Mining hardware manufacturers use "Hash rate" to define how fast the mining is with their ASICs, but do they mean 1 sha256 cycle speed or Bitcoin hash speed sha256(sha256(header)); ?

2 Answers 2


The usual interpretation of "hash rate" is the number of distinct block headers that can be tried per second. So this should include the time needed to:

  • increment nonce value

  • increment extraNonce or other coinbase parameters and recalculate Merkle root, when needed (once in every 2^32 attempts)

  • compute two rounds of sha256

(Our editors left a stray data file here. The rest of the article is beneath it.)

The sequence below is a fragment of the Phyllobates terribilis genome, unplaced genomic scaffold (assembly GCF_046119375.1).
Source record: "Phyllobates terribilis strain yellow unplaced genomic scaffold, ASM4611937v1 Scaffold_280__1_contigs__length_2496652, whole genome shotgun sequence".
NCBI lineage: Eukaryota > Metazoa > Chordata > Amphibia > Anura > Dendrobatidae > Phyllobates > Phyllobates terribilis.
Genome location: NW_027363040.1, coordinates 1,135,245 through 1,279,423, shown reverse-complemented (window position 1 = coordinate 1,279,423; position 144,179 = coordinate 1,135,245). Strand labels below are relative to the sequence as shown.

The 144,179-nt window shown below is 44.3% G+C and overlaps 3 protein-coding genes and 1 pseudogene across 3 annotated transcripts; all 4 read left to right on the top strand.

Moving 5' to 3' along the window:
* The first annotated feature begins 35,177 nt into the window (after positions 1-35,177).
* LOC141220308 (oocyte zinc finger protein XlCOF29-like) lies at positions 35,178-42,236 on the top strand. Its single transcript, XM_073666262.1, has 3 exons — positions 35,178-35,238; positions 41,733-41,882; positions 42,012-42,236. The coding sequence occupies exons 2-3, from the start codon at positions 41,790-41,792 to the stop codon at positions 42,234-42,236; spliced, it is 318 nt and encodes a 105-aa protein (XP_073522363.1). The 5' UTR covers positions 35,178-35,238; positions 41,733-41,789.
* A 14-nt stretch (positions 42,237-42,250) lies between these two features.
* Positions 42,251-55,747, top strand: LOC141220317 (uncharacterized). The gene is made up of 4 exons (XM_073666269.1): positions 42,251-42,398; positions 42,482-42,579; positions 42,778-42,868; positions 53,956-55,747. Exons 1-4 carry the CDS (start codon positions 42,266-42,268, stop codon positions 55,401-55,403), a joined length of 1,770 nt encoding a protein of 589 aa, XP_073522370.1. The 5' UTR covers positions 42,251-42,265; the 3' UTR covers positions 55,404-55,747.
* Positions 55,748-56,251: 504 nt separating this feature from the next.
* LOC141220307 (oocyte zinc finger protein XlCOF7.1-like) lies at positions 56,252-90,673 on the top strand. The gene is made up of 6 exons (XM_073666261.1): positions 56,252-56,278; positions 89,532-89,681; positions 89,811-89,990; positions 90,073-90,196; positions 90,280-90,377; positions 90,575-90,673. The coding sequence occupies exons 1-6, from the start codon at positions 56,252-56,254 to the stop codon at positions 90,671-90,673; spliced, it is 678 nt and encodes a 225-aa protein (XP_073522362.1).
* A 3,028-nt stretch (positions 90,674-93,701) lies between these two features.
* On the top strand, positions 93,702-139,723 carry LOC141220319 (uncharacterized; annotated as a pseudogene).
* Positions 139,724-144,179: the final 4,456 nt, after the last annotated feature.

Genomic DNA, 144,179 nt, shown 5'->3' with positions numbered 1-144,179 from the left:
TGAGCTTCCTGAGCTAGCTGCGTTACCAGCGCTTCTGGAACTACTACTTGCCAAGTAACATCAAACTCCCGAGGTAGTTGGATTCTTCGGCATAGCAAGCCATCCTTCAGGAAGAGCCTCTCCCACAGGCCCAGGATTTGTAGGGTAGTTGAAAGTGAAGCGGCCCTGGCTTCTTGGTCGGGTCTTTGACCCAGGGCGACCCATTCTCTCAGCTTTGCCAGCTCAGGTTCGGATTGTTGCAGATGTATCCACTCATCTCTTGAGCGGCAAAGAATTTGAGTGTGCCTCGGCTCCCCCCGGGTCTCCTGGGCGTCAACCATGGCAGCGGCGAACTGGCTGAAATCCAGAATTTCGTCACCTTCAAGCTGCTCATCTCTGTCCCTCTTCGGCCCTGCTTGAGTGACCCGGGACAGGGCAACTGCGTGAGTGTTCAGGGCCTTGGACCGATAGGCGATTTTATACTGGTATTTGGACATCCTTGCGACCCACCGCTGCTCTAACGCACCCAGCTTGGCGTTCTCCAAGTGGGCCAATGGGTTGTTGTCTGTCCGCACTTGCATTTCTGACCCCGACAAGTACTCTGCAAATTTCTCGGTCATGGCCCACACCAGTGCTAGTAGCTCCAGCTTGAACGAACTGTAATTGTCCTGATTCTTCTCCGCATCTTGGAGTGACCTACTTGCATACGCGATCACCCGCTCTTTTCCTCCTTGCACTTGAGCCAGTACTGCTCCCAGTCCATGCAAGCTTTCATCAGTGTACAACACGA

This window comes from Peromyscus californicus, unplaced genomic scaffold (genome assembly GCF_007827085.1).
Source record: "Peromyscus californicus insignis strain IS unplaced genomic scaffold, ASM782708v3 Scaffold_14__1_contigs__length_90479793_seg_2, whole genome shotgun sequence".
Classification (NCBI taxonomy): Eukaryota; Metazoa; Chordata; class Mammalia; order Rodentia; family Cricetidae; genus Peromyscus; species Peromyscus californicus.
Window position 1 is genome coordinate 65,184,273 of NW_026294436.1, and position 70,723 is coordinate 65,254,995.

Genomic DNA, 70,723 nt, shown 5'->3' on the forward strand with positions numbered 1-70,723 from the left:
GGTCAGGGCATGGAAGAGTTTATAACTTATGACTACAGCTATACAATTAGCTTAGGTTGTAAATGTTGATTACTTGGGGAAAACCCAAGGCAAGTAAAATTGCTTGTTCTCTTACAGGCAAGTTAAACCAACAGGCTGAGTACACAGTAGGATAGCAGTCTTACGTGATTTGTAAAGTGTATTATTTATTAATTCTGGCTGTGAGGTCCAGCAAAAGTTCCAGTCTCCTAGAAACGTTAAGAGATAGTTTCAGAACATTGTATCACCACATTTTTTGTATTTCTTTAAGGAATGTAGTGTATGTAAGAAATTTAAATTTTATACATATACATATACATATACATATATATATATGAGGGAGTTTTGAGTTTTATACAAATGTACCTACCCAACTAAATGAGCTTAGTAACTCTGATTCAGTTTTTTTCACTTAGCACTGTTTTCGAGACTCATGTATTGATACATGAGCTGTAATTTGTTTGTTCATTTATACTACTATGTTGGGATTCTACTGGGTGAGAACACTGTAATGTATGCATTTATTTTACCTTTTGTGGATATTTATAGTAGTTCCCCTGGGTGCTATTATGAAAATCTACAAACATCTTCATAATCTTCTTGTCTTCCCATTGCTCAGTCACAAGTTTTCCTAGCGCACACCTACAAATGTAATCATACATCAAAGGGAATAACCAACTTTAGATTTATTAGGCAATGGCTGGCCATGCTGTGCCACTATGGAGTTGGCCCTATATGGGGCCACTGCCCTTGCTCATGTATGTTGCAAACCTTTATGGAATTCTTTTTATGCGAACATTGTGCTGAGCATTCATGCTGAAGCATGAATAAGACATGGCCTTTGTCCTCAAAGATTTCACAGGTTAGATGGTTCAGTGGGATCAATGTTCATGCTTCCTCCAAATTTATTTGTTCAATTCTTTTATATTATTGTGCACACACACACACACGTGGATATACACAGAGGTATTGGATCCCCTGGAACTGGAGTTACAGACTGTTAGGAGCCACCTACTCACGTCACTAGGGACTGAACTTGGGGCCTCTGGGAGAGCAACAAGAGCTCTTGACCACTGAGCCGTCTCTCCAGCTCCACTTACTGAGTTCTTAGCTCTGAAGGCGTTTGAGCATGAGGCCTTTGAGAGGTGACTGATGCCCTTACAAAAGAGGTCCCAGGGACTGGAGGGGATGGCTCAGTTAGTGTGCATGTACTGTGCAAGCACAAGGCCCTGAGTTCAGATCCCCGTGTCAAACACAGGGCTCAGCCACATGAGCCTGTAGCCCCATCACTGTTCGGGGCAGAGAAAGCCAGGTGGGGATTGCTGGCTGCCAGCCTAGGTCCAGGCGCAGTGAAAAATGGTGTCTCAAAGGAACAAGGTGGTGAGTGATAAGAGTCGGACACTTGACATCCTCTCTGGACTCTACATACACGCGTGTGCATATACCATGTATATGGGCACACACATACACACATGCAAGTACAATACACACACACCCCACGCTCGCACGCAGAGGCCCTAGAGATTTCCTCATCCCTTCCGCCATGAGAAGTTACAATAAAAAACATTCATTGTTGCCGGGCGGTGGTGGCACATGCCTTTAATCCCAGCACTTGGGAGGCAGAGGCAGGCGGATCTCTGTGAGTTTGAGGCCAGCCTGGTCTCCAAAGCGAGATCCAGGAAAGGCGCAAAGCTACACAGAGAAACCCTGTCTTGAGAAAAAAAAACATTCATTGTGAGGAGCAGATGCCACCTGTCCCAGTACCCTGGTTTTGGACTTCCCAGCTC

• compare the resulting hash value to the target.

Of course the two rounds of sha256 are the slowest part of this process, by far.

As Raghav Sood says, there's no way to know if any particular vendor is actually following this interpretation, but it's so widely used that I'd regard anything significantly different as fraudulent.


As per the Bitcoin wiki, Hash rate or hash per second is taken to mean SHA256D(data), which is the double round.

It's unclear if all miners follow the same convention.

  • I agree, it's unclear whether manufacturers follow the rule. Honest would be if they state the normal sha256 round and let's say "the Bitcoin" hashing round, because the latter is much more resource consuming as it seems.
    – edelmaks
    Aug 2, 2018 at 10:56

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